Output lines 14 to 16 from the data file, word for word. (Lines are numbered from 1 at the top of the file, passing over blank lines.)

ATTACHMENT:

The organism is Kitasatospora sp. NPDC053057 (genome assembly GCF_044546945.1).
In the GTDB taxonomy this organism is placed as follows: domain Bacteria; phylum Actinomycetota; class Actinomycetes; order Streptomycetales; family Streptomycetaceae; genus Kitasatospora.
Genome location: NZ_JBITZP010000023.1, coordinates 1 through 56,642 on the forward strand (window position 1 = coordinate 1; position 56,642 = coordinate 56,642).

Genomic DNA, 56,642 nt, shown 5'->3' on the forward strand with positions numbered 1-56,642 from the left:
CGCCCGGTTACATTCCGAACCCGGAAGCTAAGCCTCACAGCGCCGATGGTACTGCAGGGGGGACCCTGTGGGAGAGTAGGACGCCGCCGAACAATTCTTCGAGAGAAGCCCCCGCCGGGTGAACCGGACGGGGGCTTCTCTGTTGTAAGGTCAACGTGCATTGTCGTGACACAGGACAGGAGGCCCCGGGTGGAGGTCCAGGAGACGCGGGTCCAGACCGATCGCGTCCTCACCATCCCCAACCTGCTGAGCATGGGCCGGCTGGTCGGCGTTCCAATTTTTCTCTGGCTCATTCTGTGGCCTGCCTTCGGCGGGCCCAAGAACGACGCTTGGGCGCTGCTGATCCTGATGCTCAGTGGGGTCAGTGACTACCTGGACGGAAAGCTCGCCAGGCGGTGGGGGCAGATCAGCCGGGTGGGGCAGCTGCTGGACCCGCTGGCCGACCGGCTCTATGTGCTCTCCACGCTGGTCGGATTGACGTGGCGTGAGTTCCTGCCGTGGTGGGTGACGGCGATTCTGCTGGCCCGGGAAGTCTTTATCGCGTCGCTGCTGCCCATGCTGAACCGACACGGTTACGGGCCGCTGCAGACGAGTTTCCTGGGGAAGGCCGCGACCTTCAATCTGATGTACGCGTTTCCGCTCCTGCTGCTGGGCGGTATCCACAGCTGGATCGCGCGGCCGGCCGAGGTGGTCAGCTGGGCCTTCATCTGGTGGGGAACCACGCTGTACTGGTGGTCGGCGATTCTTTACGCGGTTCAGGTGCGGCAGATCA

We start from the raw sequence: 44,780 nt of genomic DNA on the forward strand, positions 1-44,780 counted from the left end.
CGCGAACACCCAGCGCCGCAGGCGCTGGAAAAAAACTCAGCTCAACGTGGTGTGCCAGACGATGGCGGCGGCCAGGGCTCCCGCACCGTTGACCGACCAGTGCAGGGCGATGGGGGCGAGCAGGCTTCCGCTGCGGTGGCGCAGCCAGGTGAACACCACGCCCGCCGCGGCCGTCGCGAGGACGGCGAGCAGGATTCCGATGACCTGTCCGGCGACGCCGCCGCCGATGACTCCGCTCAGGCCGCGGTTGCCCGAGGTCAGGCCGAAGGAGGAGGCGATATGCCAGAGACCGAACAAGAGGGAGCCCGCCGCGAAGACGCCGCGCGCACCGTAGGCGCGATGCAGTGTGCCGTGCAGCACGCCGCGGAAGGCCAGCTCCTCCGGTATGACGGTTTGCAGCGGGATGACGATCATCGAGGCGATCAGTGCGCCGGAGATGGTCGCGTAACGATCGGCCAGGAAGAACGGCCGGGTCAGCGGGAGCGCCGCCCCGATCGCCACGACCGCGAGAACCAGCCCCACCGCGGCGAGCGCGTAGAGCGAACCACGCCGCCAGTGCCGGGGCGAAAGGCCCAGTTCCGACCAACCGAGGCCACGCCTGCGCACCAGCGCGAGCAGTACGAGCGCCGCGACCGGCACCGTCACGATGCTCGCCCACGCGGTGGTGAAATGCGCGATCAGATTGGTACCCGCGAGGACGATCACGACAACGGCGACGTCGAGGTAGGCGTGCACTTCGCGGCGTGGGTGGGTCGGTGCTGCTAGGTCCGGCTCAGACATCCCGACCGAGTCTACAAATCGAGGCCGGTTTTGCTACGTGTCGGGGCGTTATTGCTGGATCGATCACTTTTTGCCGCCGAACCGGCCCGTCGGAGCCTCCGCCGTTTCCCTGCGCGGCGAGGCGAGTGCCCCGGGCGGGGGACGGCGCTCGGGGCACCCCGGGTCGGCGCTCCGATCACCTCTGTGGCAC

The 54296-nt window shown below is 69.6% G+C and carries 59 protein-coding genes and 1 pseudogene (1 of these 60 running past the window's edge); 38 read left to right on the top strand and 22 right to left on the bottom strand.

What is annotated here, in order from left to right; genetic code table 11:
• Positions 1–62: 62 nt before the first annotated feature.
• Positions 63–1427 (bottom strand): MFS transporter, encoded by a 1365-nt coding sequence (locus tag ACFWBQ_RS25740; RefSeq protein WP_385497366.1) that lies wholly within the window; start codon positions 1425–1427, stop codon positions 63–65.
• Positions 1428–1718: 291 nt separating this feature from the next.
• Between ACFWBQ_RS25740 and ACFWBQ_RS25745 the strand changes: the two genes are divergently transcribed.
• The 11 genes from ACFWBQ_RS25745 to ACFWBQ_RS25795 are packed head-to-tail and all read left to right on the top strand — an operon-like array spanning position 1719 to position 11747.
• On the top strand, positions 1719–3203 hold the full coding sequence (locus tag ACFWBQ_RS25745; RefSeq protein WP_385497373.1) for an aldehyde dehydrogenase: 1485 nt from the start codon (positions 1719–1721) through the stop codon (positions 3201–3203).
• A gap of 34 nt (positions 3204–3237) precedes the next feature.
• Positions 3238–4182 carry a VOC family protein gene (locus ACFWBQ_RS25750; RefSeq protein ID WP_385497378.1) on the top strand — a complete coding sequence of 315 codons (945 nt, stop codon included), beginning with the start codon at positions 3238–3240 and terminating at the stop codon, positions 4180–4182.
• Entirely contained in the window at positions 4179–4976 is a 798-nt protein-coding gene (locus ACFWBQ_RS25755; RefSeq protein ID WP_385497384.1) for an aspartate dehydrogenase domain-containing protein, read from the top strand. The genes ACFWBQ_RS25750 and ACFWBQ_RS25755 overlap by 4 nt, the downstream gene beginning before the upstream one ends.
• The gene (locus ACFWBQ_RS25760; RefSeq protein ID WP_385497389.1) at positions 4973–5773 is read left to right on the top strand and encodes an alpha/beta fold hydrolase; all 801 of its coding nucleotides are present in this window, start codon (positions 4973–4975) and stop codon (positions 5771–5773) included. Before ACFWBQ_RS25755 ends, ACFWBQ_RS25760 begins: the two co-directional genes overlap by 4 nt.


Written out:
• The 11 genes from ACFWBQ_RS25745 to ACFWBQ_RS25795 are packed head-to-tail and all read left to right on the top strand — an operon-like array spanning position 1719 to position 11747.
• On the top strand, positions 1719–3203 hold the full coding sequence (locus tag ACFWBQ_RS25745; RefSeq protein WP_385497373.1) for an aldehyde dehydrogenase: 1485 nt from the start codon (positions 1719–1721) through the stop codon (positions 3201–3203).
• A gap of 34 nt (positions 3204–3237) precedes the next feature.